Description of the condition
The pancreas is an abdominal organ that secretes several digestive enzymes into the pancreatic ductal system that empties into the small bowel. It also lodges the Islets of Langerhans, which secrete several hormones including insulin (NCBI 2011a). Acute pancreatitis is a sudden inflammatory process in the pancreas, with variable involvement of adjacent organs or other organ systems (Bradley 1993). Depending upon the presence of organ failure (such as kidneys, lungs or blood circulation) and the presence of local complications such as necrosis (destruction with liquefaction of tissues), an abscess (collection of pus) or pseudocyst (circumscribed collection of fluid without a cellular lining of the collection), pancreatitis can be classified as acute severe pancreatitis or acute mild pancreatitis (Bradley 1993). Patients with severe pancreatitis have organ failure or local complications, or both, while those with mild pancreatitis do not have such features (Bradley 1993).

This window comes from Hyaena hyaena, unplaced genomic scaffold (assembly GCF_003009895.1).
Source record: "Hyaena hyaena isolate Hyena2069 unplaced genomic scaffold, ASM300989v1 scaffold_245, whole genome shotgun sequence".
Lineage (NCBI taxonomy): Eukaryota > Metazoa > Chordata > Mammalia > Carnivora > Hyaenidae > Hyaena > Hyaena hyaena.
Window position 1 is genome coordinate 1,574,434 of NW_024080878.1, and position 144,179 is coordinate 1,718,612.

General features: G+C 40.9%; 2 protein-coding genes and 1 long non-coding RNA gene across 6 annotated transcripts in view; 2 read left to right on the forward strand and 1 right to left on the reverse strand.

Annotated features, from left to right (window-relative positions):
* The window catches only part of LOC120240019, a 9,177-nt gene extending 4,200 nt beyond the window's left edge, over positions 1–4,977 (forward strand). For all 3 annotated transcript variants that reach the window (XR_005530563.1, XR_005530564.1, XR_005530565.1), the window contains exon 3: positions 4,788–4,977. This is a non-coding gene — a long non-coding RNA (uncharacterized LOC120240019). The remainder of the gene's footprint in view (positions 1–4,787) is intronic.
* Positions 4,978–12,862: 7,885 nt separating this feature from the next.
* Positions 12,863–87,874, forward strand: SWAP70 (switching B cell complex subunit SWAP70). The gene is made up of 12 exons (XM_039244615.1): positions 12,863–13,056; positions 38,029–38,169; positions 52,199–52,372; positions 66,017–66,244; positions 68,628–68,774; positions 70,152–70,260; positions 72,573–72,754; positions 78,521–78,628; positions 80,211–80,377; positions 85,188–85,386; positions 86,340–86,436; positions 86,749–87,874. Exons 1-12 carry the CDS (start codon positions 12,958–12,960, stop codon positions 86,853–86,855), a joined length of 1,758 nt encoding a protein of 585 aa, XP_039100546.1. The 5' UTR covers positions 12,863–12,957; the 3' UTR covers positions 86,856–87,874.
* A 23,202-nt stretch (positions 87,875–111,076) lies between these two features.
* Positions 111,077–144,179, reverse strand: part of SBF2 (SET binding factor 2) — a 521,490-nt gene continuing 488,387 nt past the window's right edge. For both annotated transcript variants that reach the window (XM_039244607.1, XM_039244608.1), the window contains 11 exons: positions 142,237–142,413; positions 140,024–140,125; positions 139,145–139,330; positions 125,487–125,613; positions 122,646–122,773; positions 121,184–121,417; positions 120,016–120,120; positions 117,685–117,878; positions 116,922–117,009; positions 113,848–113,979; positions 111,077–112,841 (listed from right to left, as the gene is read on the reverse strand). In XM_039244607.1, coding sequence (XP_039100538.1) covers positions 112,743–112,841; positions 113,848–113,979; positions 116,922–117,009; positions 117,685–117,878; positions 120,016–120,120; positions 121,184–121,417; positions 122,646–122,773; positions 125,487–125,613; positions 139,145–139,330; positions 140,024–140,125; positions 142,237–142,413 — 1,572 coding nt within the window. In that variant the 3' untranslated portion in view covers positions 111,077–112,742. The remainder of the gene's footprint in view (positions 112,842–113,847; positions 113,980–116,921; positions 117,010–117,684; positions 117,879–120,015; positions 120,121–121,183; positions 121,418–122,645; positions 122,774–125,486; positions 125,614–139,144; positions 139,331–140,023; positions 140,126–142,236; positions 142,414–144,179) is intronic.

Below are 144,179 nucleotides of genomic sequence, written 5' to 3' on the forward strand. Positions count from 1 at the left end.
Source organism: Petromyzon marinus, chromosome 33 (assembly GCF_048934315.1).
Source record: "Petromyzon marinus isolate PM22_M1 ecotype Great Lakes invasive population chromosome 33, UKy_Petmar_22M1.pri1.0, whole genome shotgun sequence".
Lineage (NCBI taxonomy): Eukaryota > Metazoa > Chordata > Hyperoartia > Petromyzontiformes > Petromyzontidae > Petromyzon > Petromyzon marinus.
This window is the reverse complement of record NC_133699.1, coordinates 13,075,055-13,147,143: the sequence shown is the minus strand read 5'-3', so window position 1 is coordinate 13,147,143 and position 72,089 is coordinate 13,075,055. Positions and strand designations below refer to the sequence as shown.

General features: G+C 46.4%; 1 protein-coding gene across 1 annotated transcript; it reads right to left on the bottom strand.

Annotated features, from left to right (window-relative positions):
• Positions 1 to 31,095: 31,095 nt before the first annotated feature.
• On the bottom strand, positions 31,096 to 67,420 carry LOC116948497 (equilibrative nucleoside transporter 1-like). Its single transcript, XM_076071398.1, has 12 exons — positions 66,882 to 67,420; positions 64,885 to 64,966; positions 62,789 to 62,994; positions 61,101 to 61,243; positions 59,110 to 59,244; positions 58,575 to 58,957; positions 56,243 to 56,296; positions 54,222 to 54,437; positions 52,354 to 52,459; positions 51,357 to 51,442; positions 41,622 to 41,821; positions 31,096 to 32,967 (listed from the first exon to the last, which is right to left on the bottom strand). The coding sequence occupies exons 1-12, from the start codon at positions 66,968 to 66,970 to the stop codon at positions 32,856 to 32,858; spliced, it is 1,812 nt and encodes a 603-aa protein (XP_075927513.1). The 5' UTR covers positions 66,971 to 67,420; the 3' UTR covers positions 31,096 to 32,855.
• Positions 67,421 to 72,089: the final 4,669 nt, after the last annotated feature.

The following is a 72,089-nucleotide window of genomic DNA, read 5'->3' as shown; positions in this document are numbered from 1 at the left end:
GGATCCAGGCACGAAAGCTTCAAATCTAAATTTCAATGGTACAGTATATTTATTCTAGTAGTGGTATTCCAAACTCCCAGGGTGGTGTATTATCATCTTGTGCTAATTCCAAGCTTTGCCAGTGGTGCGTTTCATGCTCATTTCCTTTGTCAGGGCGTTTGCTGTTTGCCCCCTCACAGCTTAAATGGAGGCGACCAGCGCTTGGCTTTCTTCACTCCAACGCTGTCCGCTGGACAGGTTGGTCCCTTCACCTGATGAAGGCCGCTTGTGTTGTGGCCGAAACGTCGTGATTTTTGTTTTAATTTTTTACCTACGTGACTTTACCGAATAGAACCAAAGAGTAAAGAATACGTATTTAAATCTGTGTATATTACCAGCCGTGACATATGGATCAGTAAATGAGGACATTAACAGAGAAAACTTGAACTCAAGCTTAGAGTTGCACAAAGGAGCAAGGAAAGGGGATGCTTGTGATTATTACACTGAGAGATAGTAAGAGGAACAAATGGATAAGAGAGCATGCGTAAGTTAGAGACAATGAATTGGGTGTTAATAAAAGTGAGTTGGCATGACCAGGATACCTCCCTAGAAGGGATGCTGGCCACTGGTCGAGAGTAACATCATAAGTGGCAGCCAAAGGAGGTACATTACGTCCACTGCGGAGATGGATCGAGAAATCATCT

There are regional variations in the incidence of first attacks of pancreatitis ranging from 10 per 100,000 in England to 44 per 100,000 in the USA (Spanier 2008). In European countries other than England, such as Germany, Sweden, Norway, Denmark, Netherlands and Finland, the incidence of first attacks of pancreatitis ranges between 15 and 37 per 100,000 (Omdal 2011; Sandzen 2009; Spanier 2008). The main reason for the differences in the incidence of first attacks of pancreatitis is considered to be the differences in alcohol consumption (Spanier 2008). There has been an increase in the incidence of pancreatitis worldwide (Spanier 2008). The two main causes of acute pancreatitis are gallstones and alcohol, accounting for more than 80% of acute pancreatitis (Spanier 2008). Gallstones can cause temporary obstruction at the ampulla of Vater, which is a common channel shared by the bile duct and pancreatic duct, resulting in increased pressure within the pancreas leading on to enzyme activation within the pancreas and acute pancreatitis (Wang 2009).